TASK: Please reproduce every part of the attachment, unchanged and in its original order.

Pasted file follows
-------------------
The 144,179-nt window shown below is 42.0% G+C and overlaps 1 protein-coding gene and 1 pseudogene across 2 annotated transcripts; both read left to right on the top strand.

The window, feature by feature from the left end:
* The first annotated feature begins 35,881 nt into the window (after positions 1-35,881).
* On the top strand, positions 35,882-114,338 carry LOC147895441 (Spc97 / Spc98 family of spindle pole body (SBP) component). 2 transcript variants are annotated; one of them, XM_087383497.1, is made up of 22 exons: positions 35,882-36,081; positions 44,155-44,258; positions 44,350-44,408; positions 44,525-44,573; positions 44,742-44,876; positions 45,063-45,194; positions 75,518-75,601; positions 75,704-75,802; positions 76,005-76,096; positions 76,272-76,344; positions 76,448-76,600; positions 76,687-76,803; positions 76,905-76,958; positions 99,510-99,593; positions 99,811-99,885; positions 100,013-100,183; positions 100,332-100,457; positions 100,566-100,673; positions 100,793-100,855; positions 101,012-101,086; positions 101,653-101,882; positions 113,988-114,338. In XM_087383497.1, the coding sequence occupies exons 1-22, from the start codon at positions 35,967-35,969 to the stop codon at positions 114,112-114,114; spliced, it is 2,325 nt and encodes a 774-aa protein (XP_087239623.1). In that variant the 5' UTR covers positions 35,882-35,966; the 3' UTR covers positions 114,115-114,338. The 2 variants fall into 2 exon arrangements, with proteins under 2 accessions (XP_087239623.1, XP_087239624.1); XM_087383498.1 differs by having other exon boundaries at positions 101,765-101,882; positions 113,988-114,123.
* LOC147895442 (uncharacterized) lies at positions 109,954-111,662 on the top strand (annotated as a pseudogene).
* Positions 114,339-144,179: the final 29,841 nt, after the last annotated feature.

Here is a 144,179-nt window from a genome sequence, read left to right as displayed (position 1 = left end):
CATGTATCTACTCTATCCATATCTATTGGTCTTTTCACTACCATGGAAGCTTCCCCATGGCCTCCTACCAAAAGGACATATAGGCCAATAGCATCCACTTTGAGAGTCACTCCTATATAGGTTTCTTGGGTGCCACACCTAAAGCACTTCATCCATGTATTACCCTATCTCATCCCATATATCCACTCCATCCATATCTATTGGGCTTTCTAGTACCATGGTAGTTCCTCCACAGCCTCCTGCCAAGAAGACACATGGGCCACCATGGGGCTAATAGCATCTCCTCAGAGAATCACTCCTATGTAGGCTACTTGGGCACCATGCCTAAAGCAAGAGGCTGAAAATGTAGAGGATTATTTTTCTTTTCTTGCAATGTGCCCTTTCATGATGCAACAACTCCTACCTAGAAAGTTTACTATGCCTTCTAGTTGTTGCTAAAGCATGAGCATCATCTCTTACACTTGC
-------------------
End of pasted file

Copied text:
The 144,179-nt window shown below is 42.0% G+C and overlaps 1 protein-coding gene and 1 pseudogene across 2 annotated transcripts; both read left to right on the top strand.

The window, feature by feature from the left end:
* The first annotated feature begins 35,881 nt into the window (after positions 1-35,881).
* On the top strand, positions 35,882-114,338 carry LOC147895441 (Spc97 / Spc98 family of spindle pole body (SBP) component). 2 transcript variants are annotated; one of them, XM_087383497.1, is made up of 22 exons: positions 35,882-36,081; positions 44,155-44,258; positions 44,350-44,408; positions 44,525-44,573; positions 44,742-44,876; positions 45,063-45,194; positions 75,518-75,601; positions 75,704-75,802; positions 76,005-76,096; positions 76,272-76,344; positions 76,448-76,600; positions 76,687-76,803; positions 76,905-76,958; positions 99,510-99,593; positions 99,811-99,885; positions 100,013-100,183; positions 100,332-100,457; positions 100,566-100,673; positions 100,793-100,855; positions 101,012-101,086; positions 101,653-101,882; positions 113,988-114,338. In XM_087383497.1, the coding sequence occupies exons 1-22, from the start codon at positions 35,967-35,969 to the stop codon at positions 114,112-114,114; spliced, it is 2,325 nt and encodes a 774-aa protein (XP_087239623.1). In that variant the 5' UTR covers positions 35,882-35,966; the 3' UTR covers positions 114,115-114,338. The 2 variants fall into 2 exon arrangements, with proteins under 2 accessions (XP_087239623.1, XP_087239624.1); XM_087383498.1 differs by having other exon boundaries at positions 101,765-101,882; positions 113,988-114,123.
* LOC147895442 (uncharacterized) lies at positions 109,954-111,662 on the top strand (annotated as a pseudogene).
* Positions 114,339-144,179: the final 29,841 nt, after the last annotated feature.

Here is a 144,179-nt window from a genome sequence, read left to right as displayed (position 1 = left end):
CATGTATCTACTCTATCCATATCTATTGGTCTTTTCACTACCATGGAAGCTTCCCCATGGCCTCCTACCAAAAGGACATATAGGCCAATAGCATCCACTTTGAGAGTCACTCCTATATAGGTTTCTTGGGTGCCACACCTAAAGCACTTCATCCATGTATTACCCTATCTCATCCCATATATCCACTCCATCCATATCTATTGGGCTTTCTAGTACCATGGTAGTTCCTCCACAGCCTCCTGCCAAGAAGACACATGGGCCACCATGGGGCTAATAGCATCTCCTCAGAGAATCACTCCTATGTAGGCTACTTGGGCACCATGCCTAAAGCAAGAGGCTGAAAATGTAGAGGATTATTTTTCTTTTCTTGCAATGTGCCCTTTCATGATGCAACAACTCCTACCTAGAAAGTTTACTATGCCTTCTAGTTGTTGCTAAAGCATGAGCATCATCTCTTACACTTGC